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Mon 11 Aug 2008 01:18 AM

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Iraq, China ready to revive major oil deal

Original 1997 contract for Al-Ahdab field valued at $700mn over 23 years.

Iraq's oil ministry said Sunday it plans to resurrect a major oil deal with China that fell apart amid crippling United Nations sanctions and the aftermath of the 2003 US-led invasion.

Oil minister Hussein Al-Shahristani met with Chinese ambassador Chang Yi to revive the 1997 contract that granted China exploration rights to the Al-Ahdab oil field in the province of Wassit, just south of Baghdad.

"Iraq and China are concerned with completing the agreement to develop Al-Ahdab oil field," a statement from the Iraqi oil ministry said.

The construction of a power station in the province's Al-Najibia was also discussed, Assim Jihad, a spokesman for the ministry told newswire AFP, adding that an Iraqi delegation would travel to China in the next few days to work on the terms.

After China won exploration rights to the Al-Ahdab field in 1997, in a deal then valued at $700 million over 23 years, activities were suspended due to UN sanctions and postwar security problems.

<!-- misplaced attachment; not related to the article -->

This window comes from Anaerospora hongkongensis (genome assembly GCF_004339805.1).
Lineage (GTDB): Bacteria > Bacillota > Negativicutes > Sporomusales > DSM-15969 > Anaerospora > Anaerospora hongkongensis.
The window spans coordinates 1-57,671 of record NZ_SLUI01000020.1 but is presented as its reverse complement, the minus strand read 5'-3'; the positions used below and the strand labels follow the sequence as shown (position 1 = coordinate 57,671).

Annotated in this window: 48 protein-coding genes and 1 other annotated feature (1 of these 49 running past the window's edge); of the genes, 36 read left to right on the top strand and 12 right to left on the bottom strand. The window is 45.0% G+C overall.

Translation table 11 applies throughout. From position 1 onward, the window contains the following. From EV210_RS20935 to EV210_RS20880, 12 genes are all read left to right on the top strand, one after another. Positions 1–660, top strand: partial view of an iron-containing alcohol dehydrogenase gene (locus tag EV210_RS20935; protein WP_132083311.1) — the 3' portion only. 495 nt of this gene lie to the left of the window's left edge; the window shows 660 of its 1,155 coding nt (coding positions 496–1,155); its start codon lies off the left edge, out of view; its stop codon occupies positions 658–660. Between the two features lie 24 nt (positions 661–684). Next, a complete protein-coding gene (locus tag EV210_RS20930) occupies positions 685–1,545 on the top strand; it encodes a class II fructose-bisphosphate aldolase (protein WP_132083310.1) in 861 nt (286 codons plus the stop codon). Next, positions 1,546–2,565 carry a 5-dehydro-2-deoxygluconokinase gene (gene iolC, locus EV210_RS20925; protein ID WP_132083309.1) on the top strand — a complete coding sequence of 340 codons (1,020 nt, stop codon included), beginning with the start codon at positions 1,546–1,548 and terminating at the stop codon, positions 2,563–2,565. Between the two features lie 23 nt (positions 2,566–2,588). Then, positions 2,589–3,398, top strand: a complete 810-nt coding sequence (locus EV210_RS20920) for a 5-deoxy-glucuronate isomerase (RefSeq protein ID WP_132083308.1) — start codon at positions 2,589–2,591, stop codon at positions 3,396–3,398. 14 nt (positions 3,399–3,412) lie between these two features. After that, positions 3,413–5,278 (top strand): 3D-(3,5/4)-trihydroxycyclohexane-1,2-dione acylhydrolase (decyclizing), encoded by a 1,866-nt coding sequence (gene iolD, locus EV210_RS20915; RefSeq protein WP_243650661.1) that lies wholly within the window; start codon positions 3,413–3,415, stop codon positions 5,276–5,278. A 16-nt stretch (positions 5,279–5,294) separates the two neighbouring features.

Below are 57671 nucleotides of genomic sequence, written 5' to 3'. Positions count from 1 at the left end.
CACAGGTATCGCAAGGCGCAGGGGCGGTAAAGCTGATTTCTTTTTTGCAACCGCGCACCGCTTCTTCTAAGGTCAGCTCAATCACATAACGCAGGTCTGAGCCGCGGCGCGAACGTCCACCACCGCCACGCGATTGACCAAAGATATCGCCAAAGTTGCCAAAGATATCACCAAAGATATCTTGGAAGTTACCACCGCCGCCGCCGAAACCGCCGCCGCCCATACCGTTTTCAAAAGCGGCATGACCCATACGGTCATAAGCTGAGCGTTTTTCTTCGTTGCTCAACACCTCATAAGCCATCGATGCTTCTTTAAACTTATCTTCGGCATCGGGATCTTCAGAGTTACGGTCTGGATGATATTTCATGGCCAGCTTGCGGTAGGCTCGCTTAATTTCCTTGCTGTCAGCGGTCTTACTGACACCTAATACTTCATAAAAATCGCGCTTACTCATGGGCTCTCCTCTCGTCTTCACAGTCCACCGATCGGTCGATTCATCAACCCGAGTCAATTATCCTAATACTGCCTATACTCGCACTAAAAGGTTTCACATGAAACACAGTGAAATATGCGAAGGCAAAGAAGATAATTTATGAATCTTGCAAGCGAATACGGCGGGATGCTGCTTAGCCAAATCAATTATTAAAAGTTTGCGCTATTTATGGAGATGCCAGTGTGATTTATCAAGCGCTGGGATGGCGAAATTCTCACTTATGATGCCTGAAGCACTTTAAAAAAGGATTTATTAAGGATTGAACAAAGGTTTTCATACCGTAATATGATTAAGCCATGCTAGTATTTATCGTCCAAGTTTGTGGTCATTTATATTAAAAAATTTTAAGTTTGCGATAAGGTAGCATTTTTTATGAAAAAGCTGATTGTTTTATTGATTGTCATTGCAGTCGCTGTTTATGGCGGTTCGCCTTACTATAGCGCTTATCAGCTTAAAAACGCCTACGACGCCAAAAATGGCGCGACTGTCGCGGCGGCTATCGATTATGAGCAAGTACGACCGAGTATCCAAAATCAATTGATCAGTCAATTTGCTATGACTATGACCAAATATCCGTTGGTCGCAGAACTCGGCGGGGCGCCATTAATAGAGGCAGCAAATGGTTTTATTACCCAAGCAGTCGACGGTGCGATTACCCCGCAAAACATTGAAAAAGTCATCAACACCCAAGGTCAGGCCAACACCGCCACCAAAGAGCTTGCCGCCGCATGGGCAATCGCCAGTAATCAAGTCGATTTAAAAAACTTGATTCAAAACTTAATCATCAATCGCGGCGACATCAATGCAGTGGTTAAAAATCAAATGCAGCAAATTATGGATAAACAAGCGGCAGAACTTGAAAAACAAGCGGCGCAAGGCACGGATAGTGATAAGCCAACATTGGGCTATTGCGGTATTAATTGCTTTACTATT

Planned oil production was 90,000 barrels per day (bpd). State-run China National Petroleum Corp had been expected to win the new exploration rights.

The meeting in Baghdad came after Iraq announced Friday that it was resuming exploration of its immense oil reserves after a break of nearly 20 years.

Iraq wants to ramp up output by 500,000 barrels per day from the current average production of 2.5 million bpd, about equal to the amount being pumped before the US-led invasion of March 2003.

At the end of June, the oil ministry threw open six oilfields and two gas fields for international bidding by 41 companies, the contracts for which are expected to be signed in June next year.

The deals, which are service contracts only, pave the way for energy firms based abroad to return to Iraq, 36 years after Saddam Hussein threw them out.

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